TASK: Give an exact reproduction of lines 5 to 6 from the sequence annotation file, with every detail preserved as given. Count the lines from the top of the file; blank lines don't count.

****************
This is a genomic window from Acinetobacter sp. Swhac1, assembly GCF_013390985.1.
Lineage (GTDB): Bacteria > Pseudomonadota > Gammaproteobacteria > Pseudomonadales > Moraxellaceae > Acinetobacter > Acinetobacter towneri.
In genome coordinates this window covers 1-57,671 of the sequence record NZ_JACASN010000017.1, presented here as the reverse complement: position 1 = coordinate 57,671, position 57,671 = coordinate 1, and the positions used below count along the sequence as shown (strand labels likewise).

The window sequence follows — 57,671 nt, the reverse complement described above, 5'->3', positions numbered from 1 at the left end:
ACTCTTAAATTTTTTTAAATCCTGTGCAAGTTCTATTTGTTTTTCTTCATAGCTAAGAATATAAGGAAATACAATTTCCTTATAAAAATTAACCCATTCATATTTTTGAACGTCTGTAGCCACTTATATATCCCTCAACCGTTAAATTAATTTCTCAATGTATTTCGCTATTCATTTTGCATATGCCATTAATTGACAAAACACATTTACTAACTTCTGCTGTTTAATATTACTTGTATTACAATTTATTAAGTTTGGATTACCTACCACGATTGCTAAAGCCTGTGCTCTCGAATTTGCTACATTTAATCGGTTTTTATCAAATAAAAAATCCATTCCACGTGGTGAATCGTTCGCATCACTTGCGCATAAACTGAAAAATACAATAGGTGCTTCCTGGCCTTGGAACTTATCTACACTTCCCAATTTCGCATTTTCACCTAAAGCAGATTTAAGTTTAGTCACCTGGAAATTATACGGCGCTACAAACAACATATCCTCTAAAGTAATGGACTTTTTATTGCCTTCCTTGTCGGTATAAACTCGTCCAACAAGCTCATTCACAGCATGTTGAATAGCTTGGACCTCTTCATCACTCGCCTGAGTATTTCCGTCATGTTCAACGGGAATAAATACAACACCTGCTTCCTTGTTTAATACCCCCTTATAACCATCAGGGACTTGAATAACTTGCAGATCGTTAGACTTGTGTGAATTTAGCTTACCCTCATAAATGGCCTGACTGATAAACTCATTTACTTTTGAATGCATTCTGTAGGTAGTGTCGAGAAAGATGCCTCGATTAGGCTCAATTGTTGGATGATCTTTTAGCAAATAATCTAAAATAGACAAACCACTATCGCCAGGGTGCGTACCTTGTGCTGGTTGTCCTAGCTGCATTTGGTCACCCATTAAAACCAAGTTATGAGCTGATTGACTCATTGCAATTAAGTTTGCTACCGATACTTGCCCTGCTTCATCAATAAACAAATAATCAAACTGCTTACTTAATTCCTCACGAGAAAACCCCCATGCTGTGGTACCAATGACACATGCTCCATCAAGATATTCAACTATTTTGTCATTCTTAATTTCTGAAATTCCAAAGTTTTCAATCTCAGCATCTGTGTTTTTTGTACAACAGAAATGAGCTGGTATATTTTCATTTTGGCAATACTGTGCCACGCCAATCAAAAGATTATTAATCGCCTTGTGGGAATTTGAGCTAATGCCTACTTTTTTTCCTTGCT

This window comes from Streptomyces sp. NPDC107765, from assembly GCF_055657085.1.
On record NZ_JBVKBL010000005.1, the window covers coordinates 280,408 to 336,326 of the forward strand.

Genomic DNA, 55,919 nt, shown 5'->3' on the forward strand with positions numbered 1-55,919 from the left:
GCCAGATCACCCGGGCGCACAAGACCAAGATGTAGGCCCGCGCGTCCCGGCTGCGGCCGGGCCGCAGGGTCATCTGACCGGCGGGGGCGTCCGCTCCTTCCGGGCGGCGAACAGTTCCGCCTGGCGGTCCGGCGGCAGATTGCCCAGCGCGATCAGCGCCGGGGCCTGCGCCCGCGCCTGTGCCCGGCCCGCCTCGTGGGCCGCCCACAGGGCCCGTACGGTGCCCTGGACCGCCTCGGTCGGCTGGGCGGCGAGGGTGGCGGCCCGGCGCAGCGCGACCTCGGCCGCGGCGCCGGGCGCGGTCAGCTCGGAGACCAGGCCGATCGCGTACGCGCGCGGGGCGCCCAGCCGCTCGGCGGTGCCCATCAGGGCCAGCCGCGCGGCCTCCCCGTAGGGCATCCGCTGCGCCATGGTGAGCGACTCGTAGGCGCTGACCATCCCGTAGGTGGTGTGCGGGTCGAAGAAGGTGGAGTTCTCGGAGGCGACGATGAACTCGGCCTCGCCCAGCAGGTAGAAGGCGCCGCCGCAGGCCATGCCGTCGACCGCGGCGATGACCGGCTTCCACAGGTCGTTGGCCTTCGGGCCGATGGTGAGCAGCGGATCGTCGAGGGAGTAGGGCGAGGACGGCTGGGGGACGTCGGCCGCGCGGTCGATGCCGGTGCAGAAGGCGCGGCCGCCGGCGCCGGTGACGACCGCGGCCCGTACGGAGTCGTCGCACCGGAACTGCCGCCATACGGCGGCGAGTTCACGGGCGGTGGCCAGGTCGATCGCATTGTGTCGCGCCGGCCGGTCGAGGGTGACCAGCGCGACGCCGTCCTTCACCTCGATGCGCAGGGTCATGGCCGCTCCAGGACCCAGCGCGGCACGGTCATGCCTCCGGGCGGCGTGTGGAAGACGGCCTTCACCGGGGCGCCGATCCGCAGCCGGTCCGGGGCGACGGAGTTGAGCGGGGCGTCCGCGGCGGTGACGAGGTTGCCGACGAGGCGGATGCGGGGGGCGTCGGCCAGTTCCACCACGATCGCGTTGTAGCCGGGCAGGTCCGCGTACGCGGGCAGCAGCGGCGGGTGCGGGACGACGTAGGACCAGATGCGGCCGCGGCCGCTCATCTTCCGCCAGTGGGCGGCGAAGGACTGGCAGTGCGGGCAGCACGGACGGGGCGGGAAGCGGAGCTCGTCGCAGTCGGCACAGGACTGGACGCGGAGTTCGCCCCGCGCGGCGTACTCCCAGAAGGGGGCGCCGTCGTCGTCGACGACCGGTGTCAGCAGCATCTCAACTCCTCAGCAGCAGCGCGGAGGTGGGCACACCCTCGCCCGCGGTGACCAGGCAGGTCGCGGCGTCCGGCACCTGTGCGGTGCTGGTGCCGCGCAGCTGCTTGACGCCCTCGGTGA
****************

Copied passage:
ACTCTTAAATTTTTTTAAATCCTGTGCAAGTTCTATTTGTTTTTCTTCATAGCTAAGAATATAAGGAAATACAATTTCCTTATAAAAATTAACCCATTCATATTTTTGAACGTCTGTAGCCACTTATATATCCCTCAACCGTTAAATTAATTTCTCAATGTATTTCGCTATTCATTTTGCATATGCCATTAATTGACAAAACACATTTACTAACTTCTGCTGTTTAATATTACTTGTATTACAATTTATTAAGTTTGGATTACCTACCACGATTGCTAAAGCCTGTGCTCTCGAATTTGCTACATTTAATCGGTTTTTATCAAATAAAAAATCCATTCCACGTGGTGAATCGTTCGCATCACTTGCGCATAAACTGAAAAATACAATAGGTGCTTCCTGGCCTTGGAACTTATCTACACTTCCCAATTTCGCATTTTCACCTAAAGCAGATTTAAGTTTAGTCACCTGGAAATTATACGGCGCTACAAACAACATATCCTCTAAAGTAATGGACTTTTTATTGCCTTCCTTGTCGGTATAAACTCGTCCAACAAGCTCATTCACAGCATGTTGAATAGCTTGGACCTCTTCATCACTCGCCTGAGTATTTCCGTCATGTTCAACGGGAATAAATACAACACCTGCTTCCTTGTTTAATACCCCCTTATAACCATCAGGGACTTGAATAACTTGCAGATCGTTAGACTTGTGTGAATTTAGCTTACCCTCATAAATGGCCTGACTGATAAACTCATTTACTTTTGAATGCATTCTGTAGGTAGTGTCGAGAAAGATGCCTCGATTAGGCTCAATTGTTGGATGATCTTTTAGCAAATAATCTAAAATAGACAAACCACTATCGCCAGGGTGCGTACCTTGTGCTGGTTGTCCTAGCTGCATTTGGTCACCCATTAAAACCAAGTTATGAGCTGATTGACTCATTGCAATTAAGTTTGCTACCGATACTTGCCCTGCTTCATCAATAAACAAATAATCAAACTGCTTACTTAATTCCTCACGAGAAAACCCCCATGCTGTGGTACCAATGACACATGCTCCATCAAGATATTCAACTATTTTGTCATTCTTAATTTCTGAAATTCCAAAGTTTTCAATCTCAGCATCTGTGTTTTTTGTACAACAGAAATGAGCTGGTATATTTTCATTTTGGCAATACTGTGCCACGCCAATCAAAAGATTATTAATCGCCTTGTGGGAATTTGAGCTAATGCCTACTTTTTTTCCTTGCT

This window comes from Streptomyces sp. NPDC107765, from assembly GCF_055657085.1.